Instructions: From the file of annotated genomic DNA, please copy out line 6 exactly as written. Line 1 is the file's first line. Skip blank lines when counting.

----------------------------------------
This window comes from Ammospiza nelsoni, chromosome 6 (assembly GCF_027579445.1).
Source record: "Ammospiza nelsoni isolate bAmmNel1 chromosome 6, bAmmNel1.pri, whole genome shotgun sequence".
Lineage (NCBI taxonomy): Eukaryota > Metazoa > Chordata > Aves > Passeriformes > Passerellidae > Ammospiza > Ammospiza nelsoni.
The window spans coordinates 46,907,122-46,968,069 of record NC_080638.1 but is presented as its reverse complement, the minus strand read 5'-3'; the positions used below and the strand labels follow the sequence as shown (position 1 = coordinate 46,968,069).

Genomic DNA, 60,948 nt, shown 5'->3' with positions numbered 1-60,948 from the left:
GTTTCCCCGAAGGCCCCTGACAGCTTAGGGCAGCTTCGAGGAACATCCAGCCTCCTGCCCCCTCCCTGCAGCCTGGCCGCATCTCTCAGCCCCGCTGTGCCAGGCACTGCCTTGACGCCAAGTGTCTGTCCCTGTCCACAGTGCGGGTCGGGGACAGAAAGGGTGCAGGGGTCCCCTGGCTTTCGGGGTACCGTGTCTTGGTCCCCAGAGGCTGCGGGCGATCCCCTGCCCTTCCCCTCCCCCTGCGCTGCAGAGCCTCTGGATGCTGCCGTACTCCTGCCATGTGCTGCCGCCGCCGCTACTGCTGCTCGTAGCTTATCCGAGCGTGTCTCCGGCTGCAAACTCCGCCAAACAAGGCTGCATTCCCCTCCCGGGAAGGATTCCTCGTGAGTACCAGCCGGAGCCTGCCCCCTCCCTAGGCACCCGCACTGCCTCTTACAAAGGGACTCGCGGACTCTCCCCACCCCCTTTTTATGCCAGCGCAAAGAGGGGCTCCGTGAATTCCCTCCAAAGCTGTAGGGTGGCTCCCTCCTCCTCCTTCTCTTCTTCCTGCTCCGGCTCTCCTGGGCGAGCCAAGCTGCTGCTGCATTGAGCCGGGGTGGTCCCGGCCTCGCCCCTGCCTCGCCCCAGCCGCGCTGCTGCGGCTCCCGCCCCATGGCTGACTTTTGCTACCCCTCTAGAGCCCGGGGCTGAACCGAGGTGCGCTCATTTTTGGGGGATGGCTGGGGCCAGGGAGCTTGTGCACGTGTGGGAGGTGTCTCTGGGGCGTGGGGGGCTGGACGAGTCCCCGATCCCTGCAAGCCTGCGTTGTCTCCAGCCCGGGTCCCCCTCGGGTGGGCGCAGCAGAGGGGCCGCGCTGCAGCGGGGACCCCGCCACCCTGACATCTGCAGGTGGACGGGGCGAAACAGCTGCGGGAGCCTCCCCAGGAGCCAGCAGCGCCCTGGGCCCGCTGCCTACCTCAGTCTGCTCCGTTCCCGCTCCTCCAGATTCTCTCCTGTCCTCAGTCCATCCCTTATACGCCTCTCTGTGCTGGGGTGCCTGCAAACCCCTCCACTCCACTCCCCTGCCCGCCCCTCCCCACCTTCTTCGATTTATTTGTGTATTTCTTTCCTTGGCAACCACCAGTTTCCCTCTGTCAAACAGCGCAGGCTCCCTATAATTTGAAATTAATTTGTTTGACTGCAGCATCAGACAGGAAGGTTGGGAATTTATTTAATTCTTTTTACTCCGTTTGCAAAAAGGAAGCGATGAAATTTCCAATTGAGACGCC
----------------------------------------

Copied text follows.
GTTTCCCCGAAGGCCCCTGACAGCTTAGGGCAGCTTCGAGGAACATCCAGCCTCCTGCCCCCTCCCTGCAGCCTGGCCGCATCTCTCAGCCCCGCTGTGCCAGGCACTGCCTTGACGCCAAGTGTCTGTCCCTGTCCACAGTGCGGGTCGGGGACAGAAAGGGTGCAGGGGTCCCCTGGCTTTCGGGGTACCGTGTCTTGGTCCCCAGAGGCTGCGGGCGATCCCCTGCCCTTCCCCTCCCCCTGCGCTGCAGAGCCTCTGGATGCTGCCGTACTCCTGCCATGTGCTGCCGCCGCCGCTACTGCTGCTCGTAGCTTATCCGAGCGTGTCTCCGGCTGCAAACTCCGCCAAACAAGGCTGCATTCCCCTCCCGGGAAGGATTCCTCGTGAGTACCAGCCGGAGCCTGCCCCCTCCCTAGGCACCCGCACTGCCTCTTACAAAGGGACTCGCGGACTCTCCCCACCCCCTTTTTATGCCAGCGCAAAGAGGGGCTCCGTGAATTCCCTCCAAAGCTGTAGGGTGGCTCCCTCCTCCTCCTTCTCTTCTTCCTGCTCCGGCTCTCCTGGGCGAGCCAAGCTGCTGCTGCATTGAGCCGGGGTGGTCCCGGCCTCGCCCCTGCCTCGCCCCAGCCGCGCTGCTGCGGCTCCCGCCCCATGGCTGACTTTTGCTACCCCTCTAGAGCCCGGGGCTGAACCGAGGTGCGCTCATTTTTGGGGGATGGCTGGGGCCAGGGAGCTTGTGCACGTGTGGGAGGTGTCTCTGGGGCGTGGGGGGCTGGACGAGTCCCCGATCCCTGCAAGCCTGCGTTGTCTCCAGCCCGGGTCCCCCTCGGGTGGGCGCAGCAGAGGGGCCGCGCTGCAGCGGGGACCCCGCCACCCTGACATCTGCAGGTGGACGGGGCGAAACAGCTGCGGGAGCCTCCCCAGGAGCCAGCAGCGCCCTGGGCCCGCTGCCTACCTCAGTCTGCTCCGTTCCCGCTCCTCCAGATTCTCTCCTGTCCTCAGTCCATCCCTTATACGCCTCTCTGTGCTGGGGTGCCTGCAAACCCCTCCACTCCACTCCCCTGCCCGCCCCTCCCCACCTTCTTCGATTTATTTGTGTATTTCTTTCCTTGGCAACCACCAGTTTCCCTCTGTCAAACAGCGCAGGCTCCCTATAATTTGAAATTAATTTGTTTGACTGCAGCATCAGACAGGAAGGTTGGGAATTTATTTAATTCTTTTTACTCCGTTTGCAAAAAGGAAGCGATGAAATTTCCAATTGAGACGCC